This is one of the reasons why it is important to report all scams that involve money since it might be related to terrorism. In fact, major terrorist organizations such as Al Qaeda, Islamic State, Boko Haram, Abu Nidal, and others are/were involved in online crime. Today, countries like Iran and North Korea are all very active in online scams.

Report these crimes to the national police (FBI, etc.) since that information may lead back to terrorists, and you do not want the police knocking on your door in the middle of the night.

You can see an example of terrorist use of scamming here.

Not All

Of course, there are numerous laws around the globe and we do not pretend that these are the only laws that might apply to a victim.

For example, in Saudi Arabia (or other Sharia law countries) women do not have property, so sending money to a scammer is consider theft from their family or male relatives. This is punishable by flogging. If the woman was married while having a relationship online with a scammer, this could be infidelity, and that can be the most extreme punishment.

After The Scam …

Accessory After The Fact (Aiding And Abetting)

If a victim was used as a Mule, and after ending the scam does not report it or take action to prevent others from being victimized they might be considered an Accessory After The Fact. This is why it is so important to report these crimes immediately to the police so the scammer can be stopped as much as possible. This can be serious if a victim willingly hides their involvement and that of the scammer.

Threats or Hate Against Others By Internet

After a scam, victims experience a range of emotional states and many engage in anger, rage, and hate after a scam against others – particularly those that disagree with their views. This can be a crime on many levels when it is taken to engaging in hate online.

In the United States being an online hater, troll or bully is a violation of U.S. Federal law.

It is important to understand this as many people believe they can get away with anything online and especially on Facebook and social media. That is simply not true.

Being An Internet Troll Can Send You To Jail! Learn more here.


Engaging in the “sport” of Scambaiting is actually engaging in online deception – fraud. While the odds of ever being prosecuted for this are extremely low, it is still a technical violation of the law.

More importantly, the law is not uniform worldwide. What if a scammer goes to his government and charges a scambaiter as a scammer? As bizarre as this sounds, it is possible. Many countries have extradition treaties. Nigeria has an extradition treaty with the United States – could you imagine being extradited to Nigeria? Probably not, but what about other countries. In other words, if you do what scammers do, then you too are a scammer – even without asking for money!

Learn more about Scambaiting here.

Fake Scam Investigation

Many victims believe that because they were scammed and have read a few articles that they can help other victims by investigating scams.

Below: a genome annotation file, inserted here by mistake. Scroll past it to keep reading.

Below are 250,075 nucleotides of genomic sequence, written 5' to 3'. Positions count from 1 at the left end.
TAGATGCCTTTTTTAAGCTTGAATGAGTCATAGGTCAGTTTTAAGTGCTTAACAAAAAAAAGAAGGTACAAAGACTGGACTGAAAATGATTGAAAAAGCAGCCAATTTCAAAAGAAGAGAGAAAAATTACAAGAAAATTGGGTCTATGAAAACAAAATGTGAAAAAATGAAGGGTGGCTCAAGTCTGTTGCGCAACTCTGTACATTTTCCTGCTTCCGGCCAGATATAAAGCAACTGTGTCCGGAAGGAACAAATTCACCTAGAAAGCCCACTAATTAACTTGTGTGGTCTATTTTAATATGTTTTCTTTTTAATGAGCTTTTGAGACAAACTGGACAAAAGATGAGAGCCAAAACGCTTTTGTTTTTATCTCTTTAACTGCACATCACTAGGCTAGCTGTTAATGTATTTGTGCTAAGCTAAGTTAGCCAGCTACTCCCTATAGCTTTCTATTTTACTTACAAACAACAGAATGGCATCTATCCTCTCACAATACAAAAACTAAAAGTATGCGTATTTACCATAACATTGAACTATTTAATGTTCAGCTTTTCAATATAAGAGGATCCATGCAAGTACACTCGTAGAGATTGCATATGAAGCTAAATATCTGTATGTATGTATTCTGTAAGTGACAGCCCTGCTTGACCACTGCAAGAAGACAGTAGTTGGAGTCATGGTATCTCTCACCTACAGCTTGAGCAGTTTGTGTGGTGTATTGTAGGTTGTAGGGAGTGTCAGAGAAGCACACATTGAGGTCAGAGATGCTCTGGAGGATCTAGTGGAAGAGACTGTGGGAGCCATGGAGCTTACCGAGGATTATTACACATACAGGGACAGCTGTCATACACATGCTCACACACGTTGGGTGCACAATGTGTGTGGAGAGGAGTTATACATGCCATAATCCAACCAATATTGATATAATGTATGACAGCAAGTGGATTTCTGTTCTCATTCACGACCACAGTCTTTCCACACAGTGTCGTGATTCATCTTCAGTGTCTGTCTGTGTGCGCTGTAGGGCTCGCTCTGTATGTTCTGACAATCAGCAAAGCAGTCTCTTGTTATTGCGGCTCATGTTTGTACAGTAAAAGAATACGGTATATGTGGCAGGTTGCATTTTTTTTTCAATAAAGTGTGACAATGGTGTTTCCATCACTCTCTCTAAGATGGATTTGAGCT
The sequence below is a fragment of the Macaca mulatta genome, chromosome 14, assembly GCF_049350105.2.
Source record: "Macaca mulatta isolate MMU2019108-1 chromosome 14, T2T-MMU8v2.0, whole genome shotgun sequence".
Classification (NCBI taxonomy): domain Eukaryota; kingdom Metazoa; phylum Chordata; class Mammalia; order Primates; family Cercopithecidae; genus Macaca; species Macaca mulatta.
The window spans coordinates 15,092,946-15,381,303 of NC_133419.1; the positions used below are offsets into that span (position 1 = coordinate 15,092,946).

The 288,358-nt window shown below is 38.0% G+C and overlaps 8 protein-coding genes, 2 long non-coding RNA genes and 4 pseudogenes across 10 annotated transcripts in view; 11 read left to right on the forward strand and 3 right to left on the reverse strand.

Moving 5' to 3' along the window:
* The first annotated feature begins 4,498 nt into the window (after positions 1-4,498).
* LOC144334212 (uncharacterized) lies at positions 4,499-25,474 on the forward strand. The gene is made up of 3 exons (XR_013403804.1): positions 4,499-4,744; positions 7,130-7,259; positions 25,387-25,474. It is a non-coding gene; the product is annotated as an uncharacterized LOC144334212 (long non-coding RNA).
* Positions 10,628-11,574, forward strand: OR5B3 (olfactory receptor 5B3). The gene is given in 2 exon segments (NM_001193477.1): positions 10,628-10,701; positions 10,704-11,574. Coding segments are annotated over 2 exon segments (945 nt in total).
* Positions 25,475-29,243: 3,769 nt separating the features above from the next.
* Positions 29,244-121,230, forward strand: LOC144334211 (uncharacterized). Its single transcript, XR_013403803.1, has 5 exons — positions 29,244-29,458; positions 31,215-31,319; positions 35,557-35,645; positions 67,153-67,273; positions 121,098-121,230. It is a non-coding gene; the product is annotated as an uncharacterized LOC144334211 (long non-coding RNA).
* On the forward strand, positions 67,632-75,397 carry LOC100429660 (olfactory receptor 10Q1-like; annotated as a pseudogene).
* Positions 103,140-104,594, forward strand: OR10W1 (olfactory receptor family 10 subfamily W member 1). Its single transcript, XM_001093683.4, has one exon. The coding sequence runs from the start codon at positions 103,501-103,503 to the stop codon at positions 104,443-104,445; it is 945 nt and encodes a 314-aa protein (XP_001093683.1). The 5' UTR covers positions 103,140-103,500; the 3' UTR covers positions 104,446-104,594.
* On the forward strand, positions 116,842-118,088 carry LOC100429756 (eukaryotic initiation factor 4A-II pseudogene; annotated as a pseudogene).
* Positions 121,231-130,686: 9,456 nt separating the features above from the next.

In most countries, anyone offering investigative services must be a licensed private investigator. Performing these services without the license, in most cases, is a crime.

Instant Anti-Scam Experts

A frequent reaction to the trauma of a romance scam is believing you can help other victims – it is almost a compulsion (learn about trauma compulsions here.) Most of the time, especially for traumatized victims this is false. The reason is many of these victims have not even recovered from their own trauma and are suffering from a “Savior” or “Messiah” syndrome. They represent that they are experts and are going to save all other scam victims.

Sadly, this is not sane or legal. Victims’ Assistance is a profession and great care must be taken when helping highly traumatized individuals. Even professionals cannot help everyone, but when we experience this we refer these victims to appropriate licensed mental healthcare providers. Instant experts mostly serve to increase the trauma of other victims.

It is worse because they also do not know what they do not know or what they are allowed to do by law and frequently cross the line in the mental health profession, legal profession, or financial services professions. In some extreme cases, we know of messiah anti-scam leaders who have told the victims in his care that he goes to Africa to arrest scammers – thus even impersonating law enforcement. All such actions are violations of law.

Always make sure any anti-scam group is incorporated as a nonprofit and is a real crime victims’ assistance organization.

Knowingly Working With Scammers

After a scam, victims can be horribly affected by the loss of their money, and scammers know this. Some scammers will offer the victim a lifeline if they continue to help them. This then becomes a conspiracy and is a serious violation of the law.

In addition, it might include being part of every crime the scammer commits, up to and including murder if the act of scamming someone resulted in a suicide.


Many scam victims feel compelled to track down and communicate with the real person in the photos that was used to scam them. This is Cyberstalking and it is a crime.

Many impersonation victims have gone through hell because of the actions of scam victims, and victims around the world have been charged with cyberstalking as a way to end it. Some victims have even gone to jail because of it. This is a very serious violation of the law, and the police, ironically, take it more seriously than they do scams.

Doing a Google search is not a crime, but acting on the information you find and contacting the impersonation victim in any way can be. It does not matter if you care about them and want them to know their photos are being used – they know. The victim’s intrusion into their life is not welcome. They are victims too and have a right to their privacy.